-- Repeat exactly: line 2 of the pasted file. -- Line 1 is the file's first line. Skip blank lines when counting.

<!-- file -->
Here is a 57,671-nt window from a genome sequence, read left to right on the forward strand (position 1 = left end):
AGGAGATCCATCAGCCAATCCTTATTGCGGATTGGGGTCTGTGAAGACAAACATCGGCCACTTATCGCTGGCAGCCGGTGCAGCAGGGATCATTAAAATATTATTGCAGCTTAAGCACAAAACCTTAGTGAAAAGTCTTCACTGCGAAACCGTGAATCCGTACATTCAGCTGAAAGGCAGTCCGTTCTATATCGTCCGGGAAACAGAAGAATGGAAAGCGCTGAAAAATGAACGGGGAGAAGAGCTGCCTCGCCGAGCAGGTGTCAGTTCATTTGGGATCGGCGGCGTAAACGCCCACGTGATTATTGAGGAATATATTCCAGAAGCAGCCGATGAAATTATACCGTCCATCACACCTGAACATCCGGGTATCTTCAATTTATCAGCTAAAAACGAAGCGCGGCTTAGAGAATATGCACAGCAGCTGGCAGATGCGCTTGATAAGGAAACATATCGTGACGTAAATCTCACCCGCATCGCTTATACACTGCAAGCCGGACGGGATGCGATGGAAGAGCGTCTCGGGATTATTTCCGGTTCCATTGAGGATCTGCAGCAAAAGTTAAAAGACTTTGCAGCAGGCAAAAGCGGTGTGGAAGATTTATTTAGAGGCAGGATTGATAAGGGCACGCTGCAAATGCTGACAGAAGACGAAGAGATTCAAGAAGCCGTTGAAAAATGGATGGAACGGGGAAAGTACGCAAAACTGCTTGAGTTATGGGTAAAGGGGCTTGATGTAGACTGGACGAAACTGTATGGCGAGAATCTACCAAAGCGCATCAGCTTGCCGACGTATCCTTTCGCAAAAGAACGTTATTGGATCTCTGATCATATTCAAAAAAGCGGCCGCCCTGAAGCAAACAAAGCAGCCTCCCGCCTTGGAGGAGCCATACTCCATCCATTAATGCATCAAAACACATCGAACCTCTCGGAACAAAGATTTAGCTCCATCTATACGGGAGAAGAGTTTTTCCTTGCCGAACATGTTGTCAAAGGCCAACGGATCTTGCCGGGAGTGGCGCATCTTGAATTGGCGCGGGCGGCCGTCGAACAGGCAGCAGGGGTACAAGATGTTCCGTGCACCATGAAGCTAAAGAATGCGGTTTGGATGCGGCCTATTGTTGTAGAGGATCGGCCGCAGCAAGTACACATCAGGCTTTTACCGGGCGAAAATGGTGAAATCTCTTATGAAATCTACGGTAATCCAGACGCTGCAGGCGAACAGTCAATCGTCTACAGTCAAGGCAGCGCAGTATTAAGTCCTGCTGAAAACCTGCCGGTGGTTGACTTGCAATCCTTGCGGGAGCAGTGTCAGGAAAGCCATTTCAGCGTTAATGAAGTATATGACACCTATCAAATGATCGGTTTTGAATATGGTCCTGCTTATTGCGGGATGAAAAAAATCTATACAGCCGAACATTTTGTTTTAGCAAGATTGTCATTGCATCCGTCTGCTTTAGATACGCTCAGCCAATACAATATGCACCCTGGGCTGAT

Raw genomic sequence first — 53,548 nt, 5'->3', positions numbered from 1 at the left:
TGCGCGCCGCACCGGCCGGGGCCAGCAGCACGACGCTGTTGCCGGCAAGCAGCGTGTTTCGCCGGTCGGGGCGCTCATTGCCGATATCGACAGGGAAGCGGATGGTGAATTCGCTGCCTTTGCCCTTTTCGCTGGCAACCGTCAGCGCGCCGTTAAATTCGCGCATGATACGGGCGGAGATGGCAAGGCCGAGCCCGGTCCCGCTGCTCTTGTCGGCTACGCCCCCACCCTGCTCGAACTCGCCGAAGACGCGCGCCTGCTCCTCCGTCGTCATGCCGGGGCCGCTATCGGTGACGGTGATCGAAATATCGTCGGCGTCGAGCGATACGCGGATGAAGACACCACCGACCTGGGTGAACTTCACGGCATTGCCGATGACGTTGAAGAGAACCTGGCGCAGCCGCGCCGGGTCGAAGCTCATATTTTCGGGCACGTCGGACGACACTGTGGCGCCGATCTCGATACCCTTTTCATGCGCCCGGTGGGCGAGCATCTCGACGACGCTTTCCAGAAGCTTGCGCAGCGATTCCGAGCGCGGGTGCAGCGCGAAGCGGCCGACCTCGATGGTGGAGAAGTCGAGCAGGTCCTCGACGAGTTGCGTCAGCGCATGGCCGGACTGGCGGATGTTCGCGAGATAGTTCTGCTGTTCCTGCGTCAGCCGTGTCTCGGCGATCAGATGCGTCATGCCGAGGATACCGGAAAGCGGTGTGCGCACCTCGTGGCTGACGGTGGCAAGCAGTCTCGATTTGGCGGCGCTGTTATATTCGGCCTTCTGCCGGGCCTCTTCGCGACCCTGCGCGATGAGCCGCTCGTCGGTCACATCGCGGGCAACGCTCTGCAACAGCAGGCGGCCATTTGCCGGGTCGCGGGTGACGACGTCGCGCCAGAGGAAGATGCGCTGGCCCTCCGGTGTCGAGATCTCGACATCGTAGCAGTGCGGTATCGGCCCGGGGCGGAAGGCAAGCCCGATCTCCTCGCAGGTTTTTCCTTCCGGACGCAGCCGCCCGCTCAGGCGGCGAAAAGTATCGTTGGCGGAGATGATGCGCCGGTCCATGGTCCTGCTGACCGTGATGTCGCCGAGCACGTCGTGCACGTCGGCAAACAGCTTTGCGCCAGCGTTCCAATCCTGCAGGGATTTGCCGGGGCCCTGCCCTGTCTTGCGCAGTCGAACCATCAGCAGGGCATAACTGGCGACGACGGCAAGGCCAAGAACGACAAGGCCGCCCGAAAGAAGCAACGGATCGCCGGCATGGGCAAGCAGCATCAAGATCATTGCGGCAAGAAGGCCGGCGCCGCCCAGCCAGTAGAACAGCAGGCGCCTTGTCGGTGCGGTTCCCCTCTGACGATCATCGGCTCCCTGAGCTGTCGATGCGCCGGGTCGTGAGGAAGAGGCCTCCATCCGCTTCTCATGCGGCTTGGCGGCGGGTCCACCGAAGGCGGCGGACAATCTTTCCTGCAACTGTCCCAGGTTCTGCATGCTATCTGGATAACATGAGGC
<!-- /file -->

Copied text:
AGGAGATCCATCAGCCAATCCTTATTGCGGATTGGGGTCTGTGAAGACAAACATCGGCCACTTATCGCTGGCAGCCGGTGCAGCAGGGATCATTAAAATATTATTGCAGCTTAAGCACAAAACCTTAGTGAAAAGTCTTCACTGCGAAACCGTGAATCCGTACATTCAGCTGAAAGGCAGTCCGTTCTATATCGTCCGGGAAACAGAAGAATGGAAAGCGCTGAAAAATGAACGGGGAGAAGAGCTGCCTCGCCGAGCAGGTGTCAGTTCATTTGGGATCGGCGGCGTAAACGCCCACGTGATTATTGAGGAATATATTCCAGAAGCAGCCGATGAAATTATACCGTCCATCACACCTGAACATCCGGGTATCTTCAATTTATCAGCTAAAAACGAAGCGCGGCTTAGAGAATATGCACAGCAGCTGGCAGATGCGCTTGATAAGGAAACATATCGTGACGTAAATCTCACCCGCATCGCTTATACACTGCAAGCCGGACGGGATGCGATGGAAGAGCGTCTCGGGATTATTTCCGGTTCCATTGAGGATCTGCAGCAAAAGTTAAAAGACTTTGCAGCAGGCAAAAGCGGTGTGGAAGATTTATTTAGAGGCAGGATTGATAAGGGCACGCTGCAAATGCTGACAGAAGACGAAGAGATTCAAGAAGCCGTTGAAAAATGGATGGAACGGGGAAAGTACGCAAAACTGCTTGAGTTATGGGTAAAGGGGCTTGATGTAGACTGGACGAAACTGTATGGCGAGAATCTACCAAAGCGCATCAGCTTGCCGACGTATCCTTTCGCAAAAGAACGTTATTGGATCTCTGATCATATTCAAAAAAGCGGCCGCCCTGAAGCAAACAAAGCAGCCTCCCGCCTTGGAGGAGCCATACTCCATCCATTAATGCATCAAAACACATCGAACCTCTCGGAACAAAGATTTAGCTCCATCTATACGGGAGAAGAGTTTTTCCTTGCCGAACATGTTGTCAAAGGCCAACGGATCTTGCCGGGAGTGGCGCATCTTGAATTGGCGCGGGCGGCCGTCGAACAGGCAGCAGGGGTACAAGATGTTCCGTGCACCATGAAGCTAAAGAATGCGGTTTGGATGCGGCCTATTGTTGTAGAGGATCGGCCGCAGCAAGTACACATCAGGCTTTTACCGGGCGAAAATGGTGAAATCTCTTATGAAATCTACGGTAATCCAGACGCTGCAGGCGAACAGTCAATCGTCTACAGTCAAGGCAGCGCAGTATTAAGTCCTGCTGAAAACCTGCCGGTGGTTGACTTGCAATCCTTGCGGGAGCAGTGTCAGGAAAGCCATTTCAGCGTTAATGAAGTATATGACACCTATCAAATGATCGGTTTTGAATATGGTCCTGCTTATTGCGGGATGAAAAAAATCTATACAGCCGAACATTTTGTTTTAGCAAGATTGTCATTGCATCCGTCTGCTTTAGATACGCTCAGCCAATACAATATGCACCCTGGGCTGAT